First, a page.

Fried Green Tomatoes at the Whistle Stop Cafe by Fannie Flagg
My rating: 4 of 5 stars
It seems like this book started a whole new genre in Southern writing. It's the South at it's best and worst. It is sleepy little towns at their best and worst.
The book is about two women, Ninny whom Evelyn, who meets in a nursing home while her husband visits with his mother. Ninny tells about the town she was raised in and various threads weave in and out. Sometimes the book is confusing and hard to keep in order, but I remember sitting outside on the porch in Mississippi and listen to my family tell stories and it seemed like they went just this way. As a child, I did not want to interrupt to have a detail clarified because someone would notice that it was way past my bedtime, or I had something else I should be doing, or worst of all, what they were discussing wasn't a subject I should have been listening to.
The old story is about Idgie and Ruth who run the Whistle Stop Cafe and raise a boy together. It isn't totally clear to the town if it is a lesbian relationship but it is just accepted in Whistle Stop. I don't see any inconsistency with it in the book because the old South has always been very tolerant of people who might be called characters.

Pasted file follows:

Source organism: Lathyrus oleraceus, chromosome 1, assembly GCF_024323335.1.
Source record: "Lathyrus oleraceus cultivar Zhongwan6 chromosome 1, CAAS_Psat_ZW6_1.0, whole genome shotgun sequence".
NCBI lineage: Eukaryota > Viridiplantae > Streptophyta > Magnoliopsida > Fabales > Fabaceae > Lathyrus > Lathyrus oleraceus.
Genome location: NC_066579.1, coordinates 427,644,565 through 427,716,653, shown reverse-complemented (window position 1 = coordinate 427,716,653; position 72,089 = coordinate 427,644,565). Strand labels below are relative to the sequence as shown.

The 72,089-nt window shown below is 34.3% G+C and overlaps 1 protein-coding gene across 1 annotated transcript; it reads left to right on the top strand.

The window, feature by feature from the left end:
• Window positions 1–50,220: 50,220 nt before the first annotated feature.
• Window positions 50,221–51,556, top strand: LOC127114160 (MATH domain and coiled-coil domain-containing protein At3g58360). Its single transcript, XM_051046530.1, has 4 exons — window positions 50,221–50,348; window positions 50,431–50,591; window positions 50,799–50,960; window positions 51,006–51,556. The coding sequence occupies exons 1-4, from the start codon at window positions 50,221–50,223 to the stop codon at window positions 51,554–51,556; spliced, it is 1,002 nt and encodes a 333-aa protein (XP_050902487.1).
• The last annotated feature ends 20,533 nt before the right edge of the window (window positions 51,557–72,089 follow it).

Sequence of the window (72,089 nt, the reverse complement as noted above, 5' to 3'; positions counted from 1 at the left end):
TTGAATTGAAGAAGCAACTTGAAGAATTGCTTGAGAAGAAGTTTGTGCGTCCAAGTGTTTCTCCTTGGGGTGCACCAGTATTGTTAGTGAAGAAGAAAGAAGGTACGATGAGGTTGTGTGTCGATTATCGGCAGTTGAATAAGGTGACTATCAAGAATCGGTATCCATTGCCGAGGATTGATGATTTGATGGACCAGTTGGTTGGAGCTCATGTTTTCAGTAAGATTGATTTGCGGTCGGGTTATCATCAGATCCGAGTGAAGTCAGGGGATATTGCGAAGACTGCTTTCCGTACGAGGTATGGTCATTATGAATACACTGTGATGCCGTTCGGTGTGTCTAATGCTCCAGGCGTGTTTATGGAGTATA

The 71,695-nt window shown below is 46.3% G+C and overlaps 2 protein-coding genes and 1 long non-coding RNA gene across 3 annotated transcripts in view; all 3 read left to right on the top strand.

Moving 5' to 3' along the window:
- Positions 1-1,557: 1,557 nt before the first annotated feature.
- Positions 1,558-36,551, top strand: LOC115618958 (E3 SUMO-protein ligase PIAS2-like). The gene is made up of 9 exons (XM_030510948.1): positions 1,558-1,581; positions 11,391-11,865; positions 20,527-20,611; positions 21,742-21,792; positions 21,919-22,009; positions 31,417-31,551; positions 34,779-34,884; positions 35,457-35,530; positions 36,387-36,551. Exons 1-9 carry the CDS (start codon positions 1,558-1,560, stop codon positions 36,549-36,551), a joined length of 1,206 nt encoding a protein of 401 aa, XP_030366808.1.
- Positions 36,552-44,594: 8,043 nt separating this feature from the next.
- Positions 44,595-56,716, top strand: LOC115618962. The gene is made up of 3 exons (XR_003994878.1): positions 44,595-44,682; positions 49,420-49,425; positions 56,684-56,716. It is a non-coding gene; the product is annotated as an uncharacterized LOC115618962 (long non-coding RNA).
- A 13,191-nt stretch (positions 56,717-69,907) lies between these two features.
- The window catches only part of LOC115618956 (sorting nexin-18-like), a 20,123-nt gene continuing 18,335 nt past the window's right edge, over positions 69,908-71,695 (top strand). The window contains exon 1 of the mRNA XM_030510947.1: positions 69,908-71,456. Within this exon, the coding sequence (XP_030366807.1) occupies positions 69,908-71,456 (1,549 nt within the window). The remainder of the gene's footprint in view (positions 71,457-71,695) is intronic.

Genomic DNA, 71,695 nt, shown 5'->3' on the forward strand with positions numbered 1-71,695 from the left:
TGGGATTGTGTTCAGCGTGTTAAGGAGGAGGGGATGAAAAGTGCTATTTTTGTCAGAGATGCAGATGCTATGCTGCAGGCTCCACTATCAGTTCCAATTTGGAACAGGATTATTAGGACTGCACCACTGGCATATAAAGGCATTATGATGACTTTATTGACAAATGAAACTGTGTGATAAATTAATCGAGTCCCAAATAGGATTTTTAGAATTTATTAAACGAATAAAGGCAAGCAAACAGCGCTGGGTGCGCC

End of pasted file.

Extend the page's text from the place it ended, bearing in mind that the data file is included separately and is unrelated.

Idgie idolized Buddy Threadgood and when he was killed, something happened to her. She was always a tomboy, but she became wild and nothing civilized her until Ruth came one summer to teach Vacation Bible School.
As Ninny tells the tale to Evelyn, we also see a change in her. She starts taking hormones for menopause and selling Mary Kay cosmeticis. It is as if she wakes up and begins to be a person. While the book was better than the movie, the one scene where Kathy Bates (Evelyn) rams a young woman's car is absolutely priceless and worth seeing the movie for.
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